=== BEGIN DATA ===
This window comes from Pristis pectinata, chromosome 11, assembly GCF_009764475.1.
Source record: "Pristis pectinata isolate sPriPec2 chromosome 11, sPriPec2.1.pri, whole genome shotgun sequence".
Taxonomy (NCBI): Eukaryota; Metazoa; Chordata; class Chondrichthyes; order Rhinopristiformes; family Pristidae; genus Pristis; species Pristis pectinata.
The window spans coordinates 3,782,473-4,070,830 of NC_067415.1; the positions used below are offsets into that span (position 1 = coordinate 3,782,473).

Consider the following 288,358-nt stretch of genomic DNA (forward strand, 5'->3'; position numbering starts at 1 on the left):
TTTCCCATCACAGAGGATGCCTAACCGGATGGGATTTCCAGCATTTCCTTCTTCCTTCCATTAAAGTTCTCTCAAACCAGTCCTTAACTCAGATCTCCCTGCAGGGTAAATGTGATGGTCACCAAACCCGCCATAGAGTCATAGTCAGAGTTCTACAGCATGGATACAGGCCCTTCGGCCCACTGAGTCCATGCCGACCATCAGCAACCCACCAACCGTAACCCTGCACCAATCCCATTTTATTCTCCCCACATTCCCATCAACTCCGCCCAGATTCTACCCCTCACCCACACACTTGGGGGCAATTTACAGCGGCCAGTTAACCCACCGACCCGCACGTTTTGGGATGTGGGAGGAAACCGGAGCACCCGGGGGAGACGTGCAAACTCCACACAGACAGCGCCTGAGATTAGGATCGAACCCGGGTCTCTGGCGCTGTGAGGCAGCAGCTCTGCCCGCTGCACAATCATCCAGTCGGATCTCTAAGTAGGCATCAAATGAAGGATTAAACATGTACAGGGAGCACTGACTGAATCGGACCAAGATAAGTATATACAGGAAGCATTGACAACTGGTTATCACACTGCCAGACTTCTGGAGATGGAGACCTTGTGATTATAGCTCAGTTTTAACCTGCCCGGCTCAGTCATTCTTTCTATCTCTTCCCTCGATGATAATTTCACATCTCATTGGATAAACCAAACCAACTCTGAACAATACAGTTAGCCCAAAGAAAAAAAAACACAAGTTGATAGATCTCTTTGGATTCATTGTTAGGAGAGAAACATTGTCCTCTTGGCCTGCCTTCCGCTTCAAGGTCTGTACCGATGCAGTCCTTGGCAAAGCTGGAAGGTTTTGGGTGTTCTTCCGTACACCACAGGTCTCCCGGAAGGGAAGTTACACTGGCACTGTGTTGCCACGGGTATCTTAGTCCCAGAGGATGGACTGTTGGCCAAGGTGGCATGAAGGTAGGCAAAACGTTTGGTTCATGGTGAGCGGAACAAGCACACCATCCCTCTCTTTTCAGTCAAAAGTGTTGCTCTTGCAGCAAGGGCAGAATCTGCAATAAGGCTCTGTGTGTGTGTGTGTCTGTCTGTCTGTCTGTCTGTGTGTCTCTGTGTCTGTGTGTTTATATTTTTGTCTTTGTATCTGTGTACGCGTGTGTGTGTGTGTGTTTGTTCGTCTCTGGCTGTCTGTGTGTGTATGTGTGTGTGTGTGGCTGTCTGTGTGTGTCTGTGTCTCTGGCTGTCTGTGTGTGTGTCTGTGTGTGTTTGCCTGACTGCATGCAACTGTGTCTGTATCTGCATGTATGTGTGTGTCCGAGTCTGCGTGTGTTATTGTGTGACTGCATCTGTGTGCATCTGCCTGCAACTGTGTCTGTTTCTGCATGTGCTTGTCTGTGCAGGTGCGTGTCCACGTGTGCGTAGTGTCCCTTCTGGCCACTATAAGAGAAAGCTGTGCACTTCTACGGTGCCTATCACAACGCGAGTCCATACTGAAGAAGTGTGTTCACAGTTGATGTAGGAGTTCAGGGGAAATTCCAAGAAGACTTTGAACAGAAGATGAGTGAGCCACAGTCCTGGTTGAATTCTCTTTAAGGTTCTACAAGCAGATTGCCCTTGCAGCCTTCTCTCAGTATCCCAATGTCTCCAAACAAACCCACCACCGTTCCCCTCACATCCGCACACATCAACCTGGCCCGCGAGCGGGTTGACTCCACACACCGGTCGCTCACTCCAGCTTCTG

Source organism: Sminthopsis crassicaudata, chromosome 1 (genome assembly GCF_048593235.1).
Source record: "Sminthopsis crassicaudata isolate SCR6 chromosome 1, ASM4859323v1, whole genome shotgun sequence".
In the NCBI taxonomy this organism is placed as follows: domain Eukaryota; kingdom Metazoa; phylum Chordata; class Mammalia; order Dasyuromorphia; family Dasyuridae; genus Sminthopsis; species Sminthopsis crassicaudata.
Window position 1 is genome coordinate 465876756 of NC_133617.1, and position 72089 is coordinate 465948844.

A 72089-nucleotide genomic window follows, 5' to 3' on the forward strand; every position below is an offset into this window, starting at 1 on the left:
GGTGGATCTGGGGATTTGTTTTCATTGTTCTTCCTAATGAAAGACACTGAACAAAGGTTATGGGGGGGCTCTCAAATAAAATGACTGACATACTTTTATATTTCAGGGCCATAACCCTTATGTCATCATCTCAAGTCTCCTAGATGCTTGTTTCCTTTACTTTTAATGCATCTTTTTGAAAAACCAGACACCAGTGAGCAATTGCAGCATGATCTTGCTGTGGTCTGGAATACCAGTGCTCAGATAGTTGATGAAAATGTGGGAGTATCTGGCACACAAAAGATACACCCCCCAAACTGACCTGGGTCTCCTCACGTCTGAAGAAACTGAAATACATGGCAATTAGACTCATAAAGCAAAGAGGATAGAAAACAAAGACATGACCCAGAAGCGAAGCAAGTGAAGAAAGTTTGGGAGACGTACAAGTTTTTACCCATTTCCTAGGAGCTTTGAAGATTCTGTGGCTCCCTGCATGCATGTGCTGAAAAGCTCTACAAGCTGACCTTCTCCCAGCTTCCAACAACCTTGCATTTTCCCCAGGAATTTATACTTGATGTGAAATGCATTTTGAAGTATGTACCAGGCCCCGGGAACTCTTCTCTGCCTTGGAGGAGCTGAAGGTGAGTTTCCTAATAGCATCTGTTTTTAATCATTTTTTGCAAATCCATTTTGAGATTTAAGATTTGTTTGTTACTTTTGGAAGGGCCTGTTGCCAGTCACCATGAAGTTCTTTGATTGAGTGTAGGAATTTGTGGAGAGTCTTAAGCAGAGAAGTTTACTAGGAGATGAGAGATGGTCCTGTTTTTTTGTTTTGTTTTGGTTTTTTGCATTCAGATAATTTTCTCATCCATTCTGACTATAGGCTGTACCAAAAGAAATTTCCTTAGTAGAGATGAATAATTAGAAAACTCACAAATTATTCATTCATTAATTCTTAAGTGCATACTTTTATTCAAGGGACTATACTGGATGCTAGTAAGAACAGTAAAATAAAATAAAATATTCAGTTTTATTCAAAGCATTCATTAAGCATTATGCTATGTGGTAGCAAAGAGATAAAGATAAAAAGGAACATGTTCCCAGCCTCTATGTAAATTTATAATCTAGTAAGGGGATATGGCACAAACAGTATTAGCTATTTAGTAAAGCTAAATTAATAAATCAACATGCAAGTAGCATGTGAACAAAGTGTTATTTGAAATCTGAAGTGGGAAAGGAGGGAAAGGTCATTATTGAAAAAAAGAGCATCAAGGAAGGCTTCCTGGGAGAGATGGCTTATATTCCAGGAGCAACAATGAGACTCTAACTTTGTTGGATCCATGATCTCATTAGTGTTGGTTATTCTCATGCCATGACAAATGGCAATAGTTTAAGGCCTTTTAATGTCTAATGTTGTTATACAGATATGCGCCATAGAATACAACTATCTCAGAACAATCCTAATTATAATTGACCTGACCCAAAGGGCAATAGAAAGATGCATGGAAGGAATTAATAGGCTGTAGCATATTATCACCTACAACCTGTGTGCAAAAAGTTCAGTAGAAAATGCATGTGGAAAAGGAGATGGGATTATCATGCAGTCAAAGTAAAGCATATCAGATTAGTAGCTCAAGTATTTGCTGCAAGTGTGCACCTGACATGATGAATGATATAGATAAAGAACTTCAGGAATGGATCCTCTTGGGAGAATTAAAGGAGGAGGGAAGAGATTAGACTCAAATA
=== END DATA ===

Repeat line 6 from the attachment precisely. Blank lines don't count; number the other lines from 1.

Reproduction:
TTTCCCATCACAGAGGATGCCTAACCGGATGGGATTTCCAGCATTTCCTTCTTCCTTCCATTAAAGTTCTCTCAAACCAGTCCTTAACTCAGATCTCCCTGCAGGGTAAATGTGATGGTCACCAAACCCGCCATAGAGTCATAGTCAGAGTTCTACAGCATGGATACAGGCCCTTCGGCCCACTGAGTCCATGCCGACCATCAGCAACCCACCAACCGTAACCCTGCACCAATCCCATTTTATTCTCCCCACATTCCCATCAACTCCGCCCAGATTCTACCCCTCACCCACACACTTGGGGGCAATTTACAGCGGCCAGTTAACCCACCGACCCGCACGTTTTGGGATGTGGGAGGAAACCGGAGCACCCGGGGGAGACGTGCAAACTCCACACAGACAGCGCCTGAGATTAGGATCGAACCCGGGTCTCTGGCGCTGTGAGGCAGCAGCTCTGCCCGCTGCACAATCATCCAGTCGGATCTCTAAGTAGGCATCAAATGAAGGATTAAACATGTACAGGGAGCACTGACTGAATCGGACCAAGATAAGTATATACAGGAAGCATTGACAACTGGTTATCACACTGCCAGACTTCTGGAGATGGAGACCTTGTGATTATAGCTCAGTTTTAACCTGCCCGGCTCAGTCATTCTTTCTATCTCTTCCCTCGATGATAATTTCACATCTCATTGGATAAACCAAACCAACTCTGAACAATACAGTTAGCCCAAAGAAAAAAAAACACAAGTTGATAGATCTCTTTGGATTCATTGTTAGGAGAGAAACATTGTCCTCTTGGCCTGCCTTCCGCTTCAAGGTCTGTACCGATGCAGTCCTTGGCAAAGCTGGAAGGTTTTGGGTGTTCTTCCGTACACCACAGGTCTCCCGGAAGGGAAGTTACACTGGCACTGTGTTGCCACGGGTATCTTAGTCCCAGAGGATGGACTGTTGGCCAAGGTGGCATGAAGGTAGGCAAAACGTTTGGTTCATGGTGAGCGGAACAAGCACACCATCCCTCTCTTTTCAGTCAAAAGTGTTGCTCTTGCAGCAAGGGCAGAATCTGCAATAAGGCTCTGTGTGTGTGTGTGTCTGTCTGTCTGTCTGTCTGTGTGTCTCTGTGTCTGTGTGTTTATATTTTTGTCTTTGTATCTGTGTACGCGTGTGTGTGTGTGTGTTTGTTCGTCTCTGGCTGTCTGTGTGTGTATGTGTGTGTGTGTGGCTGTCTGTGTGTGTCTGTGTCTCTGGCTGTCTGTGTGTGTGTCTGTGTGTGTTTGCCTGACTGCATGCAACTGTGTCTGTATCTGCATGTATGTGTGTGTCCGAGTCTGCGTGTGTTATTGTGTGACTGCATCTGTGTGCATCTGCCTGCAACTGTGTCTGTTTCTGCATGTGCTTGTCTGTGCAGGTGCGTGTCCACGTGTGCGTAGTGTCCCTTCTGGCCACTATAAGAGAAAGCTGTGCACTTCTACGGTGCCTATCACAACGCGAGTCCATACTGAAGAAGTGTGTTCACAGTTGATGTAGGAGTTCAGGGGAAATTCCAAGAAGACTTTGAACAGAAGATGAGTGAGCCACAGTCCTGGTTGAATTCTCTTTAAGGTTCTACAAGCAGATTGCCCTTGCAGCCTTCTCTCAGTATCCCAATGTCTCCAAACAAACCCACCACCGTTCCCCTCACATCCGCACACATCAACCTGGCCCGCGAGCGGGTTGACTCCACACACCGGTCGCTCACTCCAGCTTCTG